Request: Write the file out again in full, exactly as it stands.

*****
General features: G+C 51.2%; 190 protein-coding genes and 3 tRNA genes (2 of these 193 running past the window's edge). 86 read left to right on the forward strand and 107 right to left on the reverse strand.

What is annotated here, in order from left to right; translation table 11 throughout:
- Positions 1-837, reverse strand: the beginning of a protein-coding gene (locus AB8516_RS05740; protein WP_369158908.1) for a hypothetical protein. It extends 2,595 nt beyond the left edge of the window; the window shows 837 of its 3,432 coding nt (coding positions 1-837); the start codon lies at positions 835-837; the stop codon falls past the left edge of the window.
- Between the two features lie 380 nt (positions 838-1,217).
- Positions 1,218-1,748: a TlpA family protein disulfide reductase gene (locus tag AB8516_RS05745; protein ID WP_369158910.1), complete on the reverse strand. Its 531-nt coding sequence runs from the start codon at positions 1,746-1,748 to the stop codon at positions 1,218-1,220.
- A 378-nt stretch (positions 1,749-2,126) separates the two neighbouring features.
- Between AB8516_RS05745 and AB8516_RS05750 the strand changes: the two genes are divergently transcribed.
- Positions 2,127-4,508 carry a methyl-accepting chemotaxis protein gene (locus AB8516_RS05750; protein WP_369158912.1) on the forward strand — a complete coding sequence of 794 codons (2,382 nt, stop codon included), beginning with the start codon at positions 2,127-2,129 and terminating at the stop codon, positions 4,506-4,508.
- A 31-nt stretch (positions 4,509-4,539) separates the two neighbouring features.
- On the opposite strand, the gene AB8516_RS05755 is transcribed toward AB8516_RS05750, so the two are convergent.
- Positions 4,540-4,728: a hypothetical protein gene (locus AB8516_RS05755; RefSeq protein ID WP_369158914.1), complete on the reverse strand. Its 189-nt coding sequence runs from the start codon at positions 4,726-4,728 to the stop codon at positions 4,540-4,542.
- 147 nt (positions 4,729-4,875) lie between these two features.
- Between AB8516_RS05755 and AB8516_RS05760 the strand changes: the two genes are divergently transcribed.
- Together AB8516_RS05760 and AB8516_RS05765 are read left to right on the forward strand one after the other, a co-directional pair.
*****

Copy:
General features: G+C 51.2%; 190 protein-coding genes and 3 tRNA genes (2 of these 193 running past the window's edge). 86 read left to right on the forward strand and 107 right to left on the reverse strand.

What is annotated here, in order from left to right; translation table 11 throughout:
- Positions 1-837, reverse strand: the beginning of a protein-coding gene (locus AB8516_RS05740; protein WP_369158908.1) for a hypothetical protein. It extends 2,595 nt beyond the left edge of the window; the window shows 837 of its 3,432 coding nt (coding positions 1-837); the start codon lies at positions 835-837; the stop codon falls past the left edge of the window.
- Between the two features lie 380 nt (positions 838-1,217).
- Positions 1,218-1,748: a TlpA family protein disulfide reductase gene (locus tag AB8516_RS05745; protein ID WP_369158910.1), complete on the reverse strand. Its 531-nt coding sequence runs from the start codon at positions 1,746-1,748 to the stop codon at positions 1,218-1,220.
- A 378-nt stretch (positions 1,749-2,126) separates the two neighbouring features.
- Between AB8516_RS05745 and AB8516_RS05750 the strand changes: the two genes are divergently transcribed.
- Positions 2,127-4,508 carry a methyl-accepting chemotaxis protein gene (locus AB8516_RS05750; protein WP_369158912.1) on the forward strand — a complete coding sequence of 794 codons (2,382 nt, stop codon included), beginning with the start codon at positions 2,127-2,129 and terminating at the stop codon, positions 4,506-4,508.
- A 31-nt stretch (positions 4,509-4,539) separates the two neighbouring features.
- On the opposite strand, the gene AB8516_RS05755 is transcribed toward AB8516_RS05750, so the two are convergent.
- Positions 4,540-4,728: a hypothetical protein gene (locus AB8516_RS05755; RefSeq protein ID WP_369158914.1), complete on the reverse strand. Its 189-nt coding sequence runs from the start codon at positions 4,726-4,728 to the stop codon at positions 4,540-4,542.
- 147 nt (positions 4,729-4,875) lie between these two features.
- Between AB8516_RS05755 and AB8516_RS05760 the strand changes: the two genes are divergently transcribed.
- Together AB8516_RS05760 and AB8516_RS05765 are read left to right on the forward strand one after the other, a co-directional pair.